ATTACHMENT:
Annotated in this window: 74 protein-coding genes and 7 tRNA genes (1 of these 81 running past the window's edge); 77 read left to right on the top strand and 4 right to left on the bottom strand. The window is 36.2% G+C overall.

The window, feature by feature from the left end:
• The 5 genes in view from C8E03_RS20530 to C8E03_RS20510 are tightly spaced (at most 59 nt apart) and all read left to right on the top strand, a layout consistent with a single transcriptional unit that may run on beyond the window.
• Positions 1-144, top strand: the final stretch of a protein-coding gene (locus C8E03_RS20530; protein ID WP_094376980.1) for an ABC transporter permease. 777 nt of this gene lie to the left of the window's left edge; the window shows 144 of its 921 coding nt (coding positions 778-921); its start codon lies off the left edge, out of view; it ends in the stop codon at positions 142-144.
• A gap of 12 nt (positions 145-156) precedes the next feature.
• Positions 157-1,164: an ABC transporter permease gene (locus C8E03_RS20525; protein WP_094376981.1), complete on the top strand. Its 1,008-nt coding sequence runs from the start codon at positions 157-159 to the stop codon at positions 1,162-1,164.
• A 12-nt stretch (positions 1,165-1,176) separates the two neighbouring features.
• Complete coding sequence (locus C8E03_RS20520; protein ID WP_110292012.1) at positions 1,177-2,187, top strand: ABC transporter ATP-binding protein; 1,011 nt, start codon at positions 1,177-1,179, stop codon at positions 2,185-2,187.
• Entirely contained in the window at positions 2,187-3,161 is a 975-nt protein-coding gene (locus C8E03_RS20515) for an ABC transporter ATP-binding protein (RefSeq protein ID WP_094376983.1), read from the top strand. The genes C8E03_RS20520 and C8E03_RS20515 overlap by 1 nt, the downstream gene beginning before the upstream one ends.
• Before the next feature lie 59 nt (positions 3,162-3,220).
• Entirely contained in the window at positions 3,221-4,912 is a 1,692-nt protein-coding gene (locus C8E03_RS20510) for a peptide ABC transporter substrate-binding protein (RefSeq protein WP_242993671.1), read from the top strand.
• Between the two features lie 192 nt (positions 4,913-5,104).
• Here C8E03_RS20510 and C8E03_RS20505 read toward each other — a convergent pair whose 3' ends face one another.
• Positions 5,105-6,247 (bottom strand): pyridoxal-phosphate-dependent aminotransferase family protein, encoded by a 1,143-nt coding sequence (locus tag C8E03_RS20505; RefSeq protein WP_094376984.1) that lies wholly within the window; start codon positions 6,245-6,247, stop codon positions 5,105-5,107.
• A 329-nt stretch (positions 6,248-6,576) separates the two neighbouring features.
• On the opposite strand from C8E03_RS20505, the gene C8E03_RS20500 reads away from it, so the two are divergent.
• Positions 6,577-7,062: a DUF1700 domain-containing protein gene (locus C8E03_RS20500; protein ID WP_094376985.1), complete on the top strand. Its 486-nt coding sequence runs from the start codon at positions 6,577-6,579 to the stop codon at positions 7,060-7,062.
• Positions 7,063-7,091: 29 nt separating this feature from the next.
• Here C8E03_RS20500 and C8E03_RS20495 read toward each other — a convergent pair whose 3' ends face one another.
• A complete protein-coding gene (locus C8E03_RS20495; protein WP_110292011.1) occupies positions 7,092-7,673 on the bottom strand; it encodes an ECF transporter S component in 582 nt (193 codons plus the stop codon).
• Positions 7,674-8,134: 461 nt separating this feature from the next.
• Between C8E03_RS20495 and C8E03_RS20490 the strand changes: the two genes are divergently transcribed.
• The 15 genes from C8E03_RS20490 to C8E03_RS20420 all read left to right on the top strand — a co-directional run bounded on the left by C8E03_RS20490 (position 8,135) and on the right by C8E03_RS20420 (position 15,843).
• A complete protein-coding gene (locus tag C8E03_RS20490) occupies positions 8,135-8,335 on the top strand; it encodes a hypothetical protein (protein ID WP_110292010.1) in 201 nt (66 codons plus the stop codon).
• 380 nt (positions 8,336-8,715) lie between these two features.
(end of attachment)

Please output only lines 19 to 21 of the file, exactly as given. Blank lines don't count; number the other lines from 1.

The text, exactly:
• Here C8E03_RS20500 and C8E03_RS20495 read toward each other — a convergent pair whose 3' ends face one another.
• A complete protein-coding gene (locus C8E03_RS20495; protein WP_110292011.1) occupies positions 7,092-7,673 on the bottom strand; it encodes an ECF transporter S component in 582 nt (193 codons plus the stop codon).
• Positions 7,674-8,134: 461 nt separating this feature from the next.